Sleep fact: During sleep, we usually pass through five phases of sleep: stages 1, 2, 3, 4, and REM (rapid eye movement) sleep. These stages progress in a cycle from stage 1 to REM sleep, then the cycle starts over again with stage 1. We spend almost 50 percent of our total sleep time in stage 2 sleep, about 20 percent in REM sleep, and the remaining 30 percent in the other stages. Infants, by contrast, spend about half of their sleep time in REM sleep.
Sleep Snack #3: 6 oz nonfat Greek yogurt with 2 tbsp wheat germ
Nutritional bonus: Wheat germ is an excellent source of vitamin E and folic acid.
Sleep fact: The amount of sleep each person needs depends on many factors, including age. Infants generally require about 16 hours a day, while teenagers need about 9 hours on average. For most adults, 7 to 8 hours a night appears to be the best amount of sleep, although some people may need as few as 5 hours or as many as 10 hours of sleep each day. Women in the first 3 months of pregnancy often need several more hours of sleep than usual
Sleep Snack #4: 1/2 cup 1% cottage cheese with 1/2 cup pineapple
Nutritional bonus: Pineapple is an excellent source the trace mineral manganese, which helps with energy production and antioxidant defenses. Just one cup of fresh pineapple supplies 128% of the DV for this very important trace mineral.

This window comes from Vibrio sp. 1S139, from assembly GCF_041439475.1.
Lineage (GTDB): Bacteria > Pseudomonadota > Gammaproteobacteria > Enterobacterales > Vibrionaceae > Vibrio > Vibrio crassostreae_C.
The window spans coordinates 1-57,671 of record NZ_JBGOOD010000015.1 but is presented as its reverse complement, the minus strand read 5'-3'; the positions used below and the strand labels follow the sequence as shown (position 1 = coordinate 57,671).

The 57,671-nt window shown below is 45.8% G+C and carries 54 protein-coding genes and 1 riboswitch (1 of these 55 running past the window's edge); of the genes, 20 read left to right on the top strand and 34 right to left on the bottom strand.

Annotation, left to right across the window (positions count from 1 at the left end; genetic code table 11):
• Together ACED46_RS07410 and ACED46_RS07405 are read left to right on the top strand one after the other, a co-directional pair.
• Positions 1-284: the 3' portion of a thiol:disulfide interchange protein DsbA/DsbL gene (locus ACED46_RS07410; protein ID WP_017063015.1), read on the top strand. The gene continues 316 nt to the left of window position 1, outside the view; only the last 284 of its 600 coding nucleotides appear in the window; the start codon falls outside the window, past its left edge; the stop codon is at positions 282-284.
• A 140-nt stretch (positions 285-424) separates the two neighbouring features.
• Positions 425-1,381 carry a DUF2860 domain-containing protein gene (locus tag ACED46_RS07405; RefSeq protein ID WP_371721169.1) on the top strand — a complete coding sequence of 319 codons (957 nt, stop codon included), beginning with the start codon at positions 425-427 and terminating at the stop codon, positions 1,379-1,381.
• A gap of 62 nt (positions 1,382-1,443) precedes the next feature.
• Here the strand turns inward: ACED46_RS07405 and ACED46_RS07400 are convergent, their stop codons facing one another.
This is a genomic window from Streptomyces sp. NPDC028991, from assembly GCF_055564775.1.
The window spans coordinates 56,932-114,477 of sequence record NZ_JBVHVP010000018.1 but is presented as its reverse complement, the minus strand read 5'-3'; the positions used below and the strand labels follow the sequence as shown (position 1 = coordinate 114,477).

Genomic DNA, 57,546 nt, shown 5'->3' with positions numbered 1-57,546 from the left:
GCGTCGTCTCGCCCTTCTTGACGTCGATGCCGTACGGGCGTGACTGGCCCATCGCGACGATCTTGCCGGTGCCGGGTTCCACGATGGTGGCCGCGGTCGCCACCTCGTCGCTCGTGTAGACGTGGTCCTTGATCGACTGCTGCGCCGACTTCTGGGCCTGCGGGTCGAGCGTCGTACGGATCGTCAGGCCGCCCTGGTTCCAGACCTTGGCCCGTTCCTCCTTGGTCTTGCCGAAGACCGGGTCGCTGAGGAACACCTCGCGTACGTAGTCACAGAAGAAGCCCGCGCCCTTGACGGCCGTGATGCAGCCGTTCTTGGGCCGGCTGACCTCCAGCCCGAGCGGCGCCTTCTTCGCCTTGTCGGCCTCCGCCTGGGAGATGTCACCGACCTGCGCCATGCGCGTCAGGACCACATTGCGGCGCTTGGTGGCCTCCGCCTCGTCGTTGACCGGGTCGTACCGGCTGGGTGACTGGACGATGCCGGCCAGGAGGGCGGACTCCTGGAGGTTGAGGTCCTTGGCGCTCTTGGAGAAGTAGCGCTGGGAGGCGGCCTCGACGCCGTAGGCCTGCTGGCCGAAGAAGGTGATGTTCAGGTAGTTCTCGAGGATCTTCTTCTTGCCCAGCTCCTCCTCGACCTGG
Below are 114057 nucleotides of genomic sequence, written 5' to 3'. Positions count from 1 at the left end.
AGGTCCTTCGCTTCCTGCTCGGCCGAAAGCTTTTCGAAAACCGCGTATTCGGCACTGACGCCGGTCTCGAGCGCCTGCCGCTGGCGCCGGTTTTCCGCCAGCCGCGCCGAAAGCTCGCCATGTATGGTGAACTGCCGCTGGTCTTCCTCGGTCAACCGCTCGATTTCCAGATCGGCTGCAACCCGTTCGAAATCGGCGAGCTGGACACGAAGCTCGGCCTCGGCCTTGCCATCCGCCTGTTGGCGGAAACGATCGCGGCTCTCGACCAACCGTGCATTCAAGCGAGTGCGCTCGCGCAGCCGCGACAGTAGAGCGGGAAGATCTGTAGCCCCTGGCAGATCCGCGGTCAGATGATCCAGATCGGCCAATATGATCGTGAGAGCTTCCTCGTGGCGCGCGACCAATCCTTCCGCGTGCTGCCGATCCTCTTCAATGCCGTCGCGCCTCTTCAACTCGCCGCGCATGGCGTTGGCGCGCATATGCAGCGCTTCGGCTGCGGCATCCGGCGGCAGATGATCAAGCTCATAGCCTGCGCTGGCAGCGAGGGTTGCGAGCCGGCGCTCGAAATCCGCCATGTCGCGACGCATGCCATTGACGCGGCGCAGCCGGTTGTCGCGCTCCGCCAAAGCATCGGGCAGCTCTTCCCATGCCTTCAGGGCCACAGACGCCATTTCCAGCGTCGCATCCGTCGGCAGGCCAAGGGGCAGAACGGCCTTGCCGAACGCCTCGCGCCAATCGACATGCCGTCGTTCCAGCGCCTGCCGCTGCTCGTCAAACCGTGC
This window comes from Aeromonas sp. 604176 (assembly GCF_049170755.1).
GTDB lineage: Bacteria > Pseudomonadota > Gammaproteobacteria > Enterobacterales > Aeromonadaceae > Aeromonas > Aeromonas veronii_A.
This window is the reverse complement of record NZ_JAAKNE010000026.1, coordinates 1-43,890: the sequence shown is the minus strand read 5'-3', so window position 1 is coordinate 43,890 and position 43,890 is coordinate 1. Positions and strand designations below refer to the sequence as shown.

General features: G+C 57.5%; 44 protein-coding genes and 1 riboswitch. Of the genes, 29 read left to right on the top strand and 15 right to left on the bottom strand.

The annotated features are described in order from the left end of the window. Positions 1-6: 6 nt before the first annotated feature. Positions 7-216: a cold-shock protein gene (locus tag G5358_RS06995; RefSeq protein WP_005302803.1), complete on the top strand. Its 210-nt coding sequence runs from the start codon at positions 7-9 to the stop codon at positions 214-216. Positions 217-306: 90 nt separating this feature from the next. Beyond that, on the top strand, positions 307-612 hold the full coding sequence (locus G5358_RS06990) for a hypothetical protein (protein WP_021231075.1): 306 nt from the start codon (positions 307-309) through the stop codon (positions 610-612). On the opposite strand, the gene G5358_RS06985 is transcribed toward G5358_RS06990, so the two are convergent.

Sleep Fact: Driver fatigue is responsible for an estimated 100,000 motor vehicle accidents and 1500 deaths each year, according to the National Highway Traffic Safety Administration. The National Sleep Foundation says that if you have trouble keeping your eyes focused, if you can’t stop yawning, or if you can’t remember driving the last few miles, you are probably too drowsy to drive safely.
Sleep Snack #5: 3 cups air popped popcorn topped with 2 tbsp Parmesan cheese
Nutritional Bonus: Air-popped popcorn has only 31 calories per cup!
Sleep Fact: We typically spend more than 2 hours each night dreaming. Scientists do not know much about how or why we dream. Only after 1953, when researchers first described REM in sleeping infants, did scientists begin to carefully study sleep and dreaming. They soon realized that the strange, illogical experiences we call dreams almost always occur during REM sleep. While most mammals and birds show signs of REM sleep, reptiles and other cold-blooded animals do not.
Sleep Snack #6: 2 thin slices chicken breast rolled in lettuce leaves